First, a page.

My thirties were tough, I was scared, I thought I might have to get a job, I didn’t see where I was going. When I rounded the end of my thirties my future became clear to me, persistence strikes again.
Any funny anecdotes to share whilst touring music festivals?
The first year I DJ’ed at Bonnaroo I was at the welcome dinner, a VIP dinner for everyone working there. After dinner, I went to the port-a-potty to pee and I dropped my rental car keys right in the hole, right on a steaming pile of turds. When you rent a car they give you two sets of keys but for some reason, they were attached to each other. Although I would have gladly left one pair in the toilet, both sets of my keys were in the hole.
Not only that, but Bonnaroo is in the middle of nowhere Tennessee, so I had to bite the big one and reach my hands in to the bowels of the crapper to get them back. No thank you.
Favourite record to date?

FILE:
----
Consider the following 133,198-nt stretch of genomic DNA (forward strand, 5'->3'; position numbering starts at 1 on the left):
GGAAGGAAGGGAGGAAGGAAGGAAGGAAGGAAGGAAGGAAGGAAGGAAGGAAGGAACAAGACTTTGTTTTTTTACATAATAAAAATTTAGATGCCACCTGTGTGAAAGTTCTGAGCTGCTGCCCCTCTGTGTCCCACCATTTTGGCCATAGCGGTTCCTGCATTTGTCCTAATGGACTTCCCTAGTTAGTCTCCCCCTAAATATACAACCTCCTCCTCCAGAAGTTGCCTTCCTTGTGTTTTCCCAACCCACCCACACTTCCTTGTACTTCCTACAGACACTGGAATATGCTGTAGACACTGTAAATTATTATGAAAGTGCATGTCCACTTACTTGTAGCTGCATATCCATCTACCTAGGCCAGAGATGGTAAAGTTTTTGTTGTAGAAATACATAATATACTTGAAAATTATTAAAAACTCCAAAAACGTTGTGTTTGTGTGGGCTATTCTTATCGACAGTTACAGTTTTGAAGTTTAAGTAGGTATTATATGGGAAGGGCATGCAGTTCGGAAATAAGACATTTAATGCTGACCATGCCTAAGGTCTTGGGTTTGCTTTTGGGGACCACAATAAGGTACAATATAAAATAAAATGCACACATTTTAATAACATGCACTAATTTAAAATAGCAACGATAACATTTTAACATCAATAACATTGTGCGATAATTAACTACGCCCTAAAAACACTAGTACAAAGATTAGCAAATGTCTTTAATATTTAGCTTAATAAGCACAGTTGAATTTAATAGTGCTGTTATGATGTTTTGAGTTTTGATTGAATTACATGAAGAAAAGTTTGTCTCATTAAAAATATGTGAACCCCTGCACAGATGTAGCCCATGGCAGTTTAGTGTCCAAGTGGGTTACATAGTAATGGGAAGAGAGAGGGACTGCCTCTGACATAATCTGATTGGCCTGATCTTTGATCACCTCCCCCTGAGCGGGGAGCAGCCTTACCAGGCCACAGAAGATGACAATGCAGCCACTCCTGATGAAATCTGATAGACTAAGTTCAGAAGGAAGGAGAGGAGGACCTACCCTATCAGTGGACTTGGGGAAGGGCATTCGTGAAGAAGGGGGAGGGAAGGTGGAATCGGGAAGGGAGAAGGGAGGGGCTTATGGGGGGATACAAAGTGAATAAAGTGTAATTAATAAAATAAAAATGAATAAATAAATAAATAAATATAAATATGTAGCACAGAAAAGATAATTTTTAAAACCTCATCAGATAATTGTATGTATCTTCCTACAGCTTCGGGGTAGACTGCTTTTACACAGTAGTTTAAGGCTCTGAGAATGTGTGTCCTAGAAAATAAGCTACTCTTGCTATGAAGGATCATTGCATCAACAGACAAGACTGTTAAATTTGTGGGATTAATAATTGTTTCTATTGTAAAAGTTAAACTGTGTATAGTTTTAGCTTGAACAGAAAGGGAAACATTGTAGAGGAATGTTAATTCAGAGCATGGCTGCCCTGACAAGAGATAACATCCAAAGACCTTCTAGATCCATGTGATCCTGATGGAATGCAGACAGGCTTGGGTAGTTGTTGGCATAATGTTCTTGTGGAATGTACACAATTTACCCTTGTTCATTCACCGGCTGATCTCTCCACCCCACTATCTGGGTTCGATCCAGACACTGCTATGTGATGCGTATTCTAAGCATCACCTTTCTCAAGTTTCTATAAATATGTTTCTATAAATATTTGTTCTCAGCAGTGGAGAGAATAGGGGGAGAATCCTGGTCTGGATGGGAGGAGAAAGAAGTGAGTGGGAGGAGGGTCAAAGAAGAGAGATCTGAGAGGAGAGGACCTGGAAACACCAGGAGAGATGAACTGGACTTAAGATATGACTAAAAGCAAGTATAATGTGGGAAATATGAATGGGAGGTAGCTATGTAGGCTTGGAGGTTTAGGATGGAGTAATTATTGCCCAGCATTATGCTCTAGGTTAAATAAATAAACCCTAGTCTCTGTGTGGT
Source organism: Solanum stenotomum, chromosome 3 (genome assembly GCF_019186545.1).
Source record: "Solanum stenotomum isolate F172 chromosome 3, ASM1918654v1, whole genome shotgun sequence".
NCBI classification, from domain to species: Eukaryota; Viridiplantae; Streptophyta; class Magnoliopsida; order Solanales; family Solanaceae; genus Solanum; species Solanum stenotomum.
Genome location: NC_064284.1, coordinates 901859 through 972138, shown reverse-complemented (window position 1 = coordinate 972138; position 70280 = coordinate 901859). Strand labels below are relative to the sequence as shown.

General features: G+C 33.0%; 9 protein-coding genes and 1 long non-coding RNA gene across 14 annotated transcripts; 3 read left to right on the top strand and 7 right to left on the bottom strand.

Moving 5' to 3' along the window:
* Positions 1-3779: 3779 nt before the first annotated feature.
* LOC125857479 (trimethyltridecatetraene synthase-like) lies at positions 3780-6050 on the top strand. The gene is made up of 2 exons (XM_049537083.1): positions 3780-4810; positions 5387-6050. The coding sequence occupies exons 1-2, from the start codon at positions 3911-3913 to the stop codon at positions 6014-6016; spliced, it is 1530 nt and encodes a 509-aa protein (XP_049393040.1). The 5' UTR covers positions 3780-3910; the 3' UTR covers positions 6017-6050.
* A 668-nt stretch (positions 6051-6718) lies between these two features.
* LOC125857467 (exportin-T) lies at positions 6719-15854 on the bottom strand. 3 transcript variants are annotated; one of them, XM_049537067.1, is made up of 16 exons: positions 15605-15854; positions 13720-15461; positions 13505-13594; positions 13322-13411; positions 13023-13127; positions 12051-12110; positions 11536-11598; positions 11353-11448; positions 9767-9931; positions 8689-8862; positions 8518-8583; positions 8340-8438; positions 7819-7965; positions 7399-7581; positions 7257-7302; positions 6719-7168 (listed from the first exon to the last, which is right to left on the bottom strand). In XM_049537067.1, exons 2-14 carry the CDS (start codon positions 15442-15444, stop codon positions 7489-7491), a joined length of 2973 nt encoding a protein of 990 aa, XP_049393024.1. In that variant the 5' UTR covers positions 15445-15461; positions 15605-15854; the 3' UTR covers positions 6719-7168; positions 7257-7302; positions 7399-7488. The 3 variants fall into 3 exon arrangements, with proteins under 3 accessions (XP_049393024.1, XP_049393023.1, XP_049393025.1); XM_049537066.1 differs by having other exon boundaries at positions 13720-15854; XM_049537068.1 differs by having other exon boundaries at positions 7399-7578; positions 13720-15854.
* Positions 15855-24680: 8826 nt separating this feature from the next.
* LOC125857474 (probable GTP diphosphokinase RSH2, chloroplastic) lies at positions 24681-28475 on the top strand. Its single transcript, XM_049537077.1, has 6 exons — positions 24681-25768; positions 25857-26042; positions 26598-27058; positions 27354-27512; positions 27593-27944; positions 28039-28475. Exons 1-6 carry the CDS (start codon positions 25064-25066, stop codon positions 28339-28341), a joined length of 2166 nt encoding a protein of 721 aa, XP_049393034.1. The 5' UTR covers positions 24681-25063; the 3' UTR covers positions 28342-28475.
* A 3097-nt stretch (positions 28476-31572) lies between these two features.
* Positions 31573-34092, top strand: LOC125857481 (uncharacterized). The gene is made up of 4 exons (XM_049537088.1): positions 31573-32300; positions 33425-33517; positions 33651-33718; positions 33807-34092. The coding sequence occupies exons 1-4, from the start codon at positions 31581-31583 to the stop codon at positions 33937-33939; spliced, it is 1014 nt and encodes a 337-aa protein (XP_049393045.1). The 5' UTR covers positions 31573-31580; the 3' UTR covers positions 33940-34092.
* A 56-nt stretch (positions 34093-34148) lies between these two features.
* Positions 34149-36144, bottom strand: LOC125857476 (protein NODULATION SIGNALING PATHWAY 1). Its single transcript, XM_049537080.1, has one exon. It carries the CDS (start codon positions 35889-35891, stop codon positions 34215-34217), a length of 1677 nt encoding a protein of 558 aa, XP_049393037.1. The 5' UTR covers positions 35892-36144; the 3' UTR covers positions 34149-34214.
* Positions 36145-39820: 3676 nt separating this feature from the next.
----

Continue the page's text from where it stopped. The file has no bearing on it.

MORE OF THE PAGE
Oh man, that is tough. I Feel Love by Donna Summer, The Boss by Diana Ross, Blue Monday by New Order, Happiness by Alexis Jordan, anything Hex Hector or Chocolate Puma has ever touched, anything on the record labels Brooklyn Fire, Main Course, Dirty Bird or Spinnin’.
A highlight in your career you are most proud of so far?
Getting to make music for all of the high level drag queens from Rupaul’s Drag Race has been exhilarating! DJing NYC gay pride is unreal! Opening for artists like Wyclef Jean, Machine Gun Kelly, Nick Jonas, Tommie Sunshine, Nina Sky, Junior Vasquez, The Cube Guys, Crazibiza, Bianca Del Rio, 3LAU, Boy George, Honey Dijon, Jonathan Peters, Lady Gaga, Baauer, Matt & Kim, Delorean, Just Blaze, Amanda Lepore, The Fat Jew, Red Baraat, Javelin, Delicate Steve, MNDR, Neon Hitch, Cazwell, Lil’ Kim, Peter Rauhofer, Beyonce & Eminem was pretty amazing as well.
How do you define your own success?
I define it by challenging myself. Success to me means growth, bigger challenges and bigger projects!
What does #BEYOUROWN Man mean to you?
Be your own means do not copy, do not be afraid to stand alone, do not compare, it means like what you like and be persistent about it.
Finally, what are you working on throughout 2019 that we can look forward to?
I have a lot of releases coming out with big drag queens, a lot of releases on some fun record labels and I am going to produce a lot of visuals to accompany those releases.
Instagram: @vitofun #vitofun #lesstalkmoreart